Some countries, including the United States, have export restrictions for certain types of software. An OSD-conformant license may warn licensees of applicable restrictions and remind them that they are obliged to obey the law; however, it may not incorporate such restrictions itself.
6. No Discrimination Against Fields of Endeavor
The license must not restrict anyone from making use of the program in a specific field of endeavor. For example, it may not restrict the program from being used in a business, or from being used for genetic research.
Rationale: The major intention of this clause is to prohibit license traps that prevent open source from being used commercially. We want commercial users to join our community, not feel excluded from it.
7. Distribution of License
The rights attached to the program must apply to all to whom the program is redistributed without the need for execution of an additional license by those parties.
Rationale: This clause is intended to forbid closing up software by indirect means such as requiring a non-disclosure agreement.
8. License Must Not Be Specific to a Product
The rights attached to the program must not depend on the program’s being part of a particular software distribution. If the program is extracted from that distribution and used or distributed within the terms of the program’s license, all parties to whom the program is redistributed should have the same rights as those that are granted in conjunction with the original software distribution.
Rationale: This clause forecloses yet another class of license traps.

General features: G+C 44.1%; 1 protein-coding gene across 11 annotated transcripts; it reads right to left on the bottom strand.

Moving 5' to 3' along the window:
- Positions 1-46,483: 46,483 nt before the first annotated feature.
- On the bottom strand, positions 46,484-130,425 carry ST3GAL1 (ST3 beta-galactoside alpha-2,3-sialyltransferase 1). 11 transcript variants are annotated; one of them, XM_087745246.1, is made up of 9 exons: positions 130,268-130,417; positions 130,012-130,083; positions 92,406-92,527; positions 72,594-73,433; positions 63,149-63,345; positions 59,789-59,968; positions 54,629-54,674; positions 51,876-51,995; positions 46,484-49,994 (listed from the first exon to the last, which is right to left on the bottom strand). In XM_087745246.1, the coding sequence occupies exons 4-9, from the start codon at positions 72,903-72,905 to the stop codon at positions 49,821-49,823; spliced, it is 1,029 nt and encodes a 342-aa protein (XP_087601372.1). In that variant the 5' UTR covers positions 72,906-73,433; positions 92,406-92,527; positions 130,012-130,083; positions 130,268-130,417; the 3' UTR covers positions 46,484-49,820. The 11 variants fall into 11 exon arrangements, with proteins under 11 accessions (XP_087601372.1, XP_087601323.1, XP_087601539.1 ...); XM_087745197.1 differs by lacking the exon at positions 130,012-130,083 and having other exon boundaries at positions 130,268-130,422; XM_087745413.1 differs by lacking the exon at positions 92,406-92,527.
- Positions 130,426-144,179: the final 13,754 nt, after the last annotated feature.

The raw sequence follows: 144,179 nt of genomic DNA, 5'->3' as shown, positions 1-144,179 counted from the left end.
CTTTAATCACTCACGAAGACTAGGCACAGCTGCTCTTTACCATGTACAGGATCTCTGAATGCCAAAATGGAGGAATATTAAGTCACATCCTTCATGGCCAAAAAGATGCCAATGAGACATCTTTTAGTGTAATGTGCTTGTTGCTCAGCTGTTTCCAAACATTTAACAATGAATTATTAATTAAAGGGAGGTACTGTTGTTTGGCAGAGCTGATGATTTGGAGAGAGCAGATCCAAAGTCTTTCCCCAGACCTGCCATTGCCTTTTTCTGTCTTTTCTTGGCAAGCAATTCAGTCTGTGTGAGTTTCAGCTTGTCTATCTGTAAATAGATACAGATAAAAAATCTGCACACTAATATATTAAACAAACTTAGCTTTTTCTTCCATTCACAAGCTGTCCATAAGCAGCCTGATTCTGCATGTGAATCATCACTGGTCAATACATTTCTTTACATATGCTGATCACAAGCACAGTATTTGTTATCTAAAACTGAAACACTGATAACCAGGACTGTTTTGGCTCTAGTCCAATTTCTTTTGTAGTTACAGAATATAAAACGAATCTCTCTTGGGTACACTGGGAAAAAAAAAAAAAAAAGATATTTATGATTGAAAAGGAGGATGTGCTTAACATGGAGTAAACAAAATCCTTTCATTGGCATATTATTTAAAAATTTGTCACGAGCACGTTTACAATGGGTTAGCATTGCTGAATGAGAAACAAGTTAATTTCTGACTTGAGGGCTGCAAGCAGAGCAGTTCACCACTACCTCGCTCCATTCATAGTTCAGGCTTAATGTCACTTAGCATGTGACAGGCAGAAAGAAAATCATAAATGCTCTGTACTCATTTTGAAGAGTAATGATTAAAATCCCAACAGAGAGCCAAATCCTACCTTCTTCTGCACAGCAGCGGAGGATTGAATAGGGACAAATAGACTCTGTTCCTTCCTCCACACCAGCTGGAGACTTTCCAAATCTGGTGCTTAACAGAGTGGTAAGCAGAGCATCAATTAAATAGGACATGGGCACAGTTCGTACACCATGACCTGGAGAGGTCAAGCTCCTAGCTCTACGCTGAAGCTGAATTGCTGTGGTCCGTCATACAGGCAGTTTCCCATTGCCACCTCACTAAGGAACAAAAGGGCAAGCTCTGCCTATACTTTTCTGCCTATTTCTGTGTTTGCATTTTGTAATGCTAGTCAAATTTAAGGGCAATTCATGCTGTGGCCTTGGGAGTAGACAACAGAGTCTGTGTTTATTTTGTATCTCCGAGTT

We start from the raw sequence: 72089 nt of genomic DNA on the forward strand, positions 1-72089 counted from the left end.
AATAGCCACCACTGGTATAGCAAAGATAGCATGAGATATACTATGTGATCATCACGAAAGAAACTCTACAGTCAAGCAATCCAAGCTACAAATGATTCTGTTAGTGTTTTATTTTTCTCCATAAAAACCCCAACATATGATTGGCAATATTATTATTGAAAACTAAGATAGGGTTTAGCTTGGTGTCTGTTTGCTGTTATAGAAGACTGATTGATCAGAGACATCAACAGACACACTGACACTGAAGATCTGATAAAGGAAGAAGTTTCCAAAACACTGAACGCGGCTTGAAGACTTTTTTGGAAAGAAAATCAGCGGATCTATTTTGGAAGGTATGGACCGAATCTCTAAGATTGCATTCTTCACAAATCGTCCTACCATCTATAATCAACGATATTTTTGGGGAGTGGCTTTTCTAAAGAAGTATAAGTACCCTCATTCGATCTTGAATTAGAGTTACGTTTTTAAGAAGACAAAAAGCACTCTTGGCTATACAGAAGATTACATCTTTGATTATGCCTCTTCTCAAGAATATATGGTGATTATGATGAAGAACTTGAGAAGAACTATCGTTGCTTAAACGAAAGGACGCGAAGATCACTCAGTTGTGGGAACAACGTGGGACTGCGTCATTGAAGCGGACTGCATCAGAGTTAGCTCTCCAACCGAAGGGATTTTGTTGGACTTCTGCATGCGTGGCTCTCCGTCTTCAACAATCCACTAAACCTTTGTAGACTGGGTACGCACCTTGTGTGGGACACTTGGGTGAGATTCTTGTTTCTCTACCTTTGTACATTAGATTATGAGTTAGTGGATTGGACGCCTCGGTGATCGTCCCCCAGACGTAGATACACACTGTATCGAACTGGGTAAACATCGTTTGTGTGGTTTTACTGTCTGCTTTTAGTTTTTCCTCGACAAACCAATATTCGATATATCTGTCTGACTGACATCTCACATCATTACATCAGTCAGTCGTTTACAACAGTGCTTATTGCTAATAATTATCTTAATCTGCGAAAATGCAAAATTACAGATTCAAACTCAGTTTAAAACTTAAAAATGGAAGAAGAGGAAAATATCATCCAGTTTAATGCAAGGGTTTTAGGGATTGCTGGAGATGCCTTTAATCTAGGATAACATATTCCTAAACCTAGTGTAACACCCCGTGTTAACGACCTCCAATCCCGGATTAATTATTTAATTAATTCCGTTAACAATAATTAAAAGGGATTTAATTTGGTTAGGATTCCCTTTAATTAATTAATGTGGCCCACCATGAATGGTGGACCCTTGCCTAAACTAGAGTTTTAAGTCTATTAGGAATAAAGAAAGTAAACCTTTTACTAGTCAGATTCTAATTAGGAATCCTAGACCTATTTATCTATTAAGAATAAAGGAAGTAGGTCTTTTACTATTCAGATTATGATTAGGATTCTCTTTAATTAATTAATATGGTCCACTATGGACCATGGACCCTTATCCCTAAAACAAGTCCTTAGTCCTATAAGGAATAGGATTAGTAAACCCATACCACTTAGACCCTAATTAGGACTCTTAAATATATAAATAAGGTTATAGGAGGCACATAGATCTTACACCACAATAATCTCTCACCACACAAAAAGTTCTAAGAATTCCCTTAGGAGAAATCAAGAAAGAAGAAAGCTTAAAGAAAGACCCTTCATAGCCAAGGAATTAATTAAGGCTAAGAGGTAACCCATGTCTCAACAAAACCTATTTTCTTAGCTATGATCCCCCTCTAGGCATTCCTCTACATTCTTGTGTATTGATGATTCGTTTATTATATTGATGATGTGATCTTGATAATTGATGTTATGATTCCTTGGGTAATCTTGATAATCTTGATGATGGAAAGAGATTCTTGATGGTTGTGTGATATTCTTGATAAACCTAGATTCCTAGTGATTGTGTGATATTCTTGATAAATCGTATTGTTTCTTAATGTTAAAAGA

9. License Must Not Restrict Other Software
The license must not place restrictions on other software that is distributed along with the licensed software. For example, the license must not insist that all other programs distributed on the same medium must be open-source software.
Rationale: Distributors of open-source software have the right to make their own choices about their own software.
Yes, the GPL v2 and v3 are conformant with this requirement. Software linked with GPLed libraries only inherits the GPL if it forms a single work, not any software with which they are merely distributed.
10. License Must Be Technology-Neutral
No provision of the license may be predicated on any individual technology or style of interface.
Rationale: This provision is aimed specifically at licenses which require an explicit gesture of assent in order to establish a contract between licensor and licensee. Provisions mandating so-called “click-wrap” may conflict with important methods of software distribution such as FTP download, CD-ROM anthologies, and web mirroring; such provisions may also hinder code re-use. Conformant licenses must allow for the possibility that (a) redistribution of the software will take place over non-Web channels that do not support click-wrapping of the download, and that (b) the covered code (or re-used portions of covered code) may run in a non-GUI environment that cannot support popup dialogues.
The Open Source Definition was originally derived from the Debian Free Software Guidelines (DFSG).
Version 1.9, last modified, 2007-03-22